CIDR encompasses several concepts. It is based on the VLSM technique with effective qualities of specifying arbitrary-length prefixes. Addresses are represented in CIDR notation, in which an address or routing prefix is written with a suffix indicating the number of bits in the address, such as CIDR introduced an administrative process of allocating address blocks to organizations based on their actual and short-term projected needs. The aggregation of multiple contiguous prefixes resulted in supernets in the larger Internet, which when ever possible are advertised as aggregates, thus reducing the number of entries in the global routing table.

CIDR blocks

IP Address Match.png

CIDR is principally a bitwise, prefix-based standard for the interpretation of IP addresses. It facilitates routing by allowing blocks of addresses to be grouped into single routing table entries. These groups, commonly called CIDR blocks, share an initial sequence of bits in the binary representation of their IP addresses. IPv4 CIDR blocks are identified using a syntax similar to that of IPv4 addresses: a four-part dotted-decimal address, followed by a slash, then a number from 0 to 32: A.B.C.D/N. The dotted decimal portion is interpreted, like an IPv4 address, as a 32-bit binary number that has been broken into four octets. The number following the slash is the prefix length, the number of shared initial bits, counting from the most-significant bit of the address. When emphasizing only the size of a network, the address portion of the notation is usually omitted. Thus, a /20 is a CIDR block with an unspecified 20-bit prefix.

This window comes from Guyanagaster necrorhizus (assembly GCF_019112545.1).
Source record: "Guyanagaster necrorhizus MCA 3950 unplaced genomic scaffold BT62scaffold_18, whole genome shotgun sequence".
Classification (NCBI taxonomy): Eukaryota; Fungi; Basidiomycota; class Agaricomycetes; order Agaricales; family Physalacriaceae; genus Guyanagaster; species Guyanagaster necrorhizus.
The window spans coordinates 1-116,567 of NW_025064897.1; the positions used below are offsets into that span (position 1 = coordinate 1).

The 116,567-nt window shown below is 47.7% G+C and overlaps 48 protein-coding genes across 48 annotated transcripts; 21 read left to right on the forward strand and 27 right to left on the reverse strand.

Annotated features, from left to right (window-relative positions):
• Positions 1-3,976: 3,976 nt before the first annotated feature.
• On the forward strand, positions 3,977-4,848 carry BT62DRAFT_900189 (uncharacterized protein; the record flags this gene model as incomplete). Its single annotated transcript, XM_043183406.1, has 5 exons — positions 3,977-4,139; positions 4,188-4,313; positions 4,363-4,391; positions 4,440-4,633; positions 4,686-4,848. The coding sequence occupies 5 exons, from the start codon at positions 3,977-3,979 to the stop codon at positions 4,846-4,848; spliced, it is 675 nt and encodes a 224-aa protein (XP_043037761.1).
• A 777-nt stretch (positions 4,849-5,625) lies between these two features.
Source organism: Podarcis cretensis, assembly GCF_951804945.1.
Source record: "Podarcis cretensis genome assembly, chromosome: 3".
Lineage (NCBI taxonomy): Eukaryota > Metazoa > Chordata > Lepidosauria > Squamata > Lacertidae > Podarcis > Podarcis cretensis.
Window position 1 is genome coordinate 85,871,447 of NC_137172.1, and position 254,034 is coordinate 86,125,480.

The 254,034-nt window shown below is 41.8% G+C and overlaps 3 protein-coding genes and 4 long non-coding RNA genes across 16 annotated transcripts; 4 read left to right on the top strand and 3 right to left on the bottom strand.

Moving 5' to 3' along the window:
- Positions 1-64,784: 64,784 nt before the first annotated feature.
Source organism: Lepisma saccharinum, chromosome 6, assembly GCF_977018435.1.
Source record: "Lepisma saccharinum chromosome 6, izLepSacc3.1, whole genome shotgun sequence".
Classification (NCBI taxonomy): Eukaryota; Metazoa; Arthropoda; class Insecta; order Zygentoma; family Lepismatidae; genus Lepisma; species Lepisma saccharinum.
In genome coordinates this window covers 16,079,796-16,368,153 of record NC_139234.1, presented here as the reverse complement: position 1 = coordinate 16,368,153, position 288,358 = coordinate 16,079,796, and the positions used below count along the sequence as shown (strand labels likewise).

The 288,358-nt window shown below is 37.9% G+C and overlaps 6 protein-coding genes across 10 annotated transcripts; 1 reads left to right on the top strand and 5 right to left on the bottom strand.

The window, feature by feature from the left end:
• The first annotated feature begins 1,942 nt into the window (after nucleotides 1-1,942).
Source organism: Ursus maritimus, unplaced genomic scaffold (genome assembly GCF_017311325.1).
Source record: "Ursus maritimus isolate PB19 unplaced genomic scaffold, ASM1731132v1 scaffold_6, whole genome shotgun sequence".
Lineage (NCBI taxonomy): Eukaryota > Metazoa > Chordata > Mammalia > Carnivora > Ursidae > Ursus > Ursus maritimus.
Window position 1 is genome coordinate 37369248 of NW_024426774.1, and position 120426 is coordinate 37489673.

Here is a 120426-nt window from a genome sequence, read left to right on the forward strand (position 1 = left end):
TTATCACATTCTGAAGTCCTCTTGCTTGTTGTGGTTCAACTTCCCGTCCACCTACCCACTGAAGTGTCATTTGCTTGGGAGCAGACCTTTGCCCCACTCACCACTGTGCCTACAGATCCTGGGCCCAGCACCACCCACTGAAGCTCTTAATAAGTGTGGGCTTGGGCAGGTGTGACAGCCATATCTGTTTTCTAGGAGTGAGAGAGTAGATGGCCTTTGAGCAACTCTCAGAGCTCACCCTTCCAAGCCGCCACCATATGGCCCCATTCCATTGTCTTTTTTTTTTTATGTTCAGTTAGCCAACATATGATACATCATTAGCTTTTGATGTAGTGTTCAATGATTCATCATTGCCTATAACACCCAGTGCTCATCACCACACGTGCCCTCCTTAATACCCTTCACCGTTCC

An IP address is part of a CIDR block, and is said to match the CIDR prefix if the initial N bits of the address and the CIDR prefix are the same. Thus, understanding CIDR requires that IP address be visualized in binary. Since the length of an IPv4 address has 32 bits, an N-bit CIDR prefix leaves 32-N bits unmatched, meaning that 232-N IPv4 addresses match a given N-bit CIDR prefix. Shorter CIDR prefixes match more addresses, while longer prefixes match fewer. An address can match multiple CIDR prefixes of different lengths.

CIDR is also used for IPv6 addresses and the syntax semantic is identical. A prefix length can range from 0 to 128, due to the larger number of bits in the address, however, by convention a subnet on broadcast MAC layer networks always has 64-bit host identifiers. Larger prefixes are rarely used even on point-to-point links.

Assignment of CIDR blocks

The Internet Assigned Numbers Authority (IANA) issues to regional Internet registries (RIRs) large, short-prefix CIDR blocks. For example,, with over sixteen million addresses, is administered by RIPE NCC, the European RIR. The RIRs, each responsible for a single, large, geographic area, such as Europe or North America, then subdivide these blocks into smaller blocks and issue them to local Internet registries. This subdividing process can be repeated several times at different levels of delegation. End user networks receive subnets sized according to the size of their network and projected short term need. Networks served by a single ISP are encouraged by IETF recommendations to obtain IP address space directly from their ISP. Networks served by multiple ISPs, on the other hand, may obtain provider-independent address space directly from the appropriate RIR.

CIDR Address.png

For example, in the late 1990s, the IP address (since reassigned) was used by An analysis of this address identified three CIDR prefixes., a large CIDR block containing over 2 million addresses, had been assigned by ARIN (the North American RIR) to MCI. Automation Research Systems, a Virginia VAR, leased an Internet connection from MCI and was assigned the block, capable of addressing just over 1000 devices. ARS used a /24 block for its publicly accessible servers, of which was one.